On September 1, the first day of the new semester, 160,000 children of migrant workers said goodbye to their shabby old schools and went to all kinds of public and non-government-run schools with 1.7 million other Beijing pupils. The issue of education for children of migrant workers has been solved.
Beijing Fengtai District has closed a total of 57 non-public schools that were built without the approval of the education watchdog. Officials of the district education bureau helped parents to fill in transient papers and introduce their children to 40 other public schools. Special offices were set up to help migrant students deal with the transfer procedure. The education bureau will compensate these public schools, according to the number of migrant students they receive. Until September 1, the number of migrant students who now study at the public schools on a temporary basis reached 26,000 from 12,000. Only several hundred students are now studying in their previous schools which will shut soon.
For example, Li Hanxuan, who once studied in Pengbo Primary School, is now a pupil of Xiaotun Primary School in Fengtai District. Pengbo Primary School had shabby facilities and lacked good quality teaching. The classrooms were dark and most desks and chairs were broken. “The new school is clean. The teachers are very kind to me. I get along well with my fellow classmates,” Li Hanxuan said. Xiaotun Primary School has received most of the migrant children in Fengtai District this semester.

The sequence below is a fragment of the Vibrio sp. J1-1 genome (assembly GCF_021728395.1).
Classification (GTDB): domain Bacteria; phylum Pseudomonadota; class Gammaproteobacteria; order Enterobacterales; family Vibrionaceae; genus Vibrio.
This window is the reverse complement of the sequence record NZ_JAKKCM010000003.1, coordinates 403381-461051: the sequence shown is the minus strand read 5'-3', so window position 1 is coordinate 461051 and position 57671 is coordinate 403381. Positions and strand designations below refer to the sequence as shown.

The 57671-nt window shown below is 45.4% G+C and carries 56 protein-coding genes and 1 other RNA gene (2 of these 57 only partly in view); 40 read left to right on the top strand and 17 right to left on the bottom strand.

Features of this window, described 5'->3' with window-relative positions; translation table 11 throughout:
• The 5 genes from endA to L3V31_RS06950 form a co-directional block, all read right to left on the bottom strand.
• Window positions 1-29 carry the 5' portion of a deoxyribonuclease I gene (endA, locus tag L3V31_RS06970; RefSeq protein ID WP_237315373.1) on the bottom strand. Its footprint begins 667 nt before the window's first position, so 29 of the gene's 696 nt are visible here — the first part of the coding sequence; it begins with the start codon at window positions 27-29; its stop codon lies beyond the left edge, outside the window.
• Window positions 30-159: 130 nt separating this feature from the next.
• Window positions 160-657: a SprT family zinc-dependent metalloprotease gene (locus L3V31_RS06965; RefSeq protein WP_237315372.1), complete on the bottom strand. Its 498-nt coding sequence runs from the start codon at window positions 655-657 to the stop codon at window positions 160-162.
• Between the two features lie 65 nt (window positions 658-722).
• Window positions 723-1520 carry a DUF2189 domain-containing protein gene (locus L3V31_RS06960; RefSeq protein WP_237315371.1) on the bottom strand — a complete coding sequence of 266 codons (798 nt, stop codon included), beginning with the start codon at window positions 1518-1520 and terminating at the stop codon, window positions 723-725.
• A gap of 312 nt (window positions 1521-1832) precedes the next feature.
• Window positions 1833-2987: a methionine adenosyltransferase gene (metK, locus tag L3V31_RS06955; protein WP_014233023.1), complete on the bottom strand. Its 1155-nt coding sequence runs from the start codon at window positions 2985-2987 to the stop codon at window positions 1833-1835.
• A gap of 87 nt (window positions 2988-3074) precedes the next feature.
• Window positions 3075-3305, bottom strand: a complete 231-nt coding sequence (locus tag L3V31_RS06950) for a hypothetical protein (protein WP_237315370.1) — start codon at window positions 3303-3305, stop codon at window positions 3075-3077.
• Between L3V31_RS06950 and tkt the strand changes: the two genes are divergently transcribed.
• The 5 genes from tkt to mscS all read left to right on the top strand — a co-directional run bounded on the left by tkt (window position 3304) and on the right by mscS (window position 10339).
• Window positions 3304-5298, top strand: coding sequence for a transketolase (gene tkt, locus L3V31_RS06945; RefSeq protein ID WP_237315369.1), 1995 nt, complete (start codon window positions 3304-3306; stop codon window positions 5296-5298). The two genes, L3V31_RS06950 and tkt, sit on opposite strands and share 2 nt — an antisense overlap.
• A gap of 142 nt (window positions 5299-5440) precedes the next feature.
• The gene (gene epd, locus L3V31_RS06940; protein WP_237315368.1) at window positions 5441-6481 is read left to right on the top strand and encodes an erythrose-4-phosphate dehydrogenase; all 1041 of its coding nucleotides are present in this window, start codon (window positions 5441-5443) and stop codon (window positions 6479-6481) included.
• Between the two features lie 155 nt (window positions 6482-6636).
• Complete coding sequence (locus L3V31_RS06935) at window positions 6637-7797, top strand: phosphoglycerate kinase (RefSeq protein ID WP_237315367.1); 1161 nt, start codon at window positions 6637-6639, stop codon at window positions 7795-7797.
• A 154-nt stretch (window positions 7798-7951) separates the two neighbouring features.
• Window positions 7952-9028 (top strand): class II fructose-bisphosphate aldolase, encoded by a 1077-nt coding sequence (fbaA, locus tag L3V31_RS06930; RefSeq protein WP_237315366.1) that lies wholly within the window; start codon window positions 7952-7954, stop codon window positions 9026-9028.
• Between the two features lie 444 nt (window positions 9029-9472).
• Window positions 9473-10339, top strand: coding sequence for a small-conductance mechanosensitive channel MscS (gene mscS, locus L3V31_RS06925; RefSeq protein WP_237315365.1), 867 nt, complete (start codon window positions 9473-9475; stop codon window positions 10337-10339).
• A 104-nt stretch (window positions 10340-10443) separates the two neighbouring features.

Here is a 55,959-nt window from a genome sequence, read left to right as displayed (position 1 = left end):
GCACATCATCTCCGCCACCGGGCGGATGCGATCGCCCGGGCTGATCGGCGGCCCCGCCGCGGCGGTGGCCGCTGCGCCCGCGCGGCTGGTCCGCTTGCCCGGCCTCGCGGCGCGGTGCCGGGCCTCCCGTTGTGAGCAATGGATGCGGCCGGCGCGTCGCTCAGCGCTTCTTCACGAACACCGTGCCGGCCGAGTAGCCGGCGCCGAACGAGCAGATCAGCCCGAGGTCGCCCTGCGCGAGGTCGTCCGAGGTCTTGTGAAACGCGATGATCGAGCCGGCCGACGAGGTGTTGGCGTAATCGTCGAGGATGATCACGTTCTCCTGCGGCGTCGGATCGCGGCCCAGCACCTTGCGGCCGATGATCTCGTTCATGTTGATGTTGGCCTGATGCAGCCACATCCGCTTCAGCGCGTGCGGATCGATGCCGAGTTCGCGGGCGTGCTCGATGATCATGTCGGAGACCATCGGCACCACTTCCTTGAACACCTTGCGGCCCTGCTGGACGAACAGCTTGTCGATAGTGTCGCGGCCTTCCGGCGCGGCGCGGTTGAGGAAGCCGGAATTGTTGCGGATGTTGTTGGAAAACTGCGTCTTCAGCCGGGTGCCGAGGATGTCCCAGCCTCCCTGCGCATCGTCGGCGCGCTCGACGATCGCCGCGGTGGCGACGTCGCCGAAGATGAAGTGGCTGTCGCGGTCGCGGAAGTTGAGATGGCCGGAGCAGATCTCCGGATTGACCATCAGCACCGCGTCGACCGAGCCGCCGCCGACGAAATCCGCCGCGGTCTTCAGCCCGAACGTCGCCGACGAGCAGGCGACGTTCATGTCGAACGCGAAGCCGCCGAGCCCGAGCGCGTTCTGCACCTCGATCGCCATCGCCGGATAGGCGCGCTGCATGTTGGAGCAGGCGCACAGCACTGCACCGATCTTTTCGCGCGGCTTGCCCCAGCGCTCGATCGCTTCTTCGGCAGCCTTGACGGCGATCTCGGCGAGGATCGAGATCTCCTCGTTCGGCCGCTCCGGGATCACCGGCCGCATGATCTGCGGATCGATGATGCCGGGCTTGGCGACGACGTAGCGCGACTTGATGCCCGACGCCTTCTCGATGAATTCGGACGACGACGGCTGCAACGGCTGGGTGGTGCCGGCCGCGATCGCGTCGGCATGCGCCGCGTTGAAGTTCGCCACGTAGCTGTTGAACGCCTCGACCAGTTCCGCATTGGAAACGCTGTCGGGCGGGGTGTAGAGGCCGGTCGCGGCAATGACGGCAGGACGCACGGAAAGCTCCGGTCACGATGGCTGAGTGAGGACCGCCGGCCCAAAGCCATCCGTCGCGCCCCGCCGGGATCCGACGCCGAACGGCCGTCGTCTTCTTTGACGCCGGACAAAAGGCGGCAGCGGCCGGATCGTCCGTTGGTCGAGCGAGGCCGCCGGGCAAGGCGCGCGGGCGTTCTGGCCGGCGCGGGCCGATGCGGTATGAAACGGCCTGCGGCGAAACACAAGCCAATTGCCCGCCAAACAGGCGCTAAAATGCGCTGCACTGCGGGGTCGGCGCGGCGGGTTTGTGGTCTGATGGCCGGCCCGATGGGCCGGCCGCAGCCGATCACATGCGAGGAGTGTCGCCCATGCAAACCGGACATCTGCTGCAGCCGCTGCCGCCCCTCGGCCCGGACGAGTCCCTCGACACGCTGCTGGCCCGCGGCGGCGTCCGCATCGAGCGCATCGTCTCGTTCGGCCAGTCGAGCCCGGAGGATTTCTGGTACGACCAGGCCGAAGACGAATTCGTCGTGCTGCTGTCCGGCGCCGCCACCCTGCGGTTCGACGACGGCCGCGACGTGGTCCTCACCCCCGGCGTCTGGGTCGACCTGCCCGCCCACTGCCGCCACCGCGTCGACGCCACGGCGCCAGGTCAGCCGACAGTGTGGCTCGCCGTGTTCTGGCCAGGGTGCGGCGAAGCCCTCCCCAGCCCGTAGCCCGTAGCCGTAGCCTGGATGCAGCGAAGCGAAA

Another 30,000 migrant children went to new schools in Haidian District too. Besides letting migrant children study at public schools on a temporary basis, Haidian District also set up branches of public schools to house migrant children by borrowing public schools’ buildings. These branches will be authorized as non-state-run schools if they prove their quality of teaching and facilities are up to a common standard within three years. For example, Mingyuan Primary School is the first non-state-run school especially built for migrant children, by borrowing Susansi Public Primary School’s buildings. It is now managed by Susansi Public Primary School. Some public schools in Haidian District also set up special classes for migrant children.
More than 160 million yuan (US$19 million) is invested each year by Beijing municipal government to realize the right of migrant children to an education, as stipulated in the Nine-Year Compulsory Education Law. Chaoyang District invested 14 million yuan (US$1.69 million) to help 17,000 migrant children go to new schools in the new semester. Only 43 schools for migrant children have qualified and now have 30,000 students study there.
Supervision systems of a nine-year compulsory duration will start this year. The supervision includes migrant children from six to 16 years old to receive education. At the same time the education fee of migrant children will be decreased from 500 yuan (US$60) to 200 yuan (US$24) every semester in primary schools and from 1,000 yuan (US$120) to 500 yuan in junior high schools.
(China.org.cn by Wu Nanlan, September 9, 2003)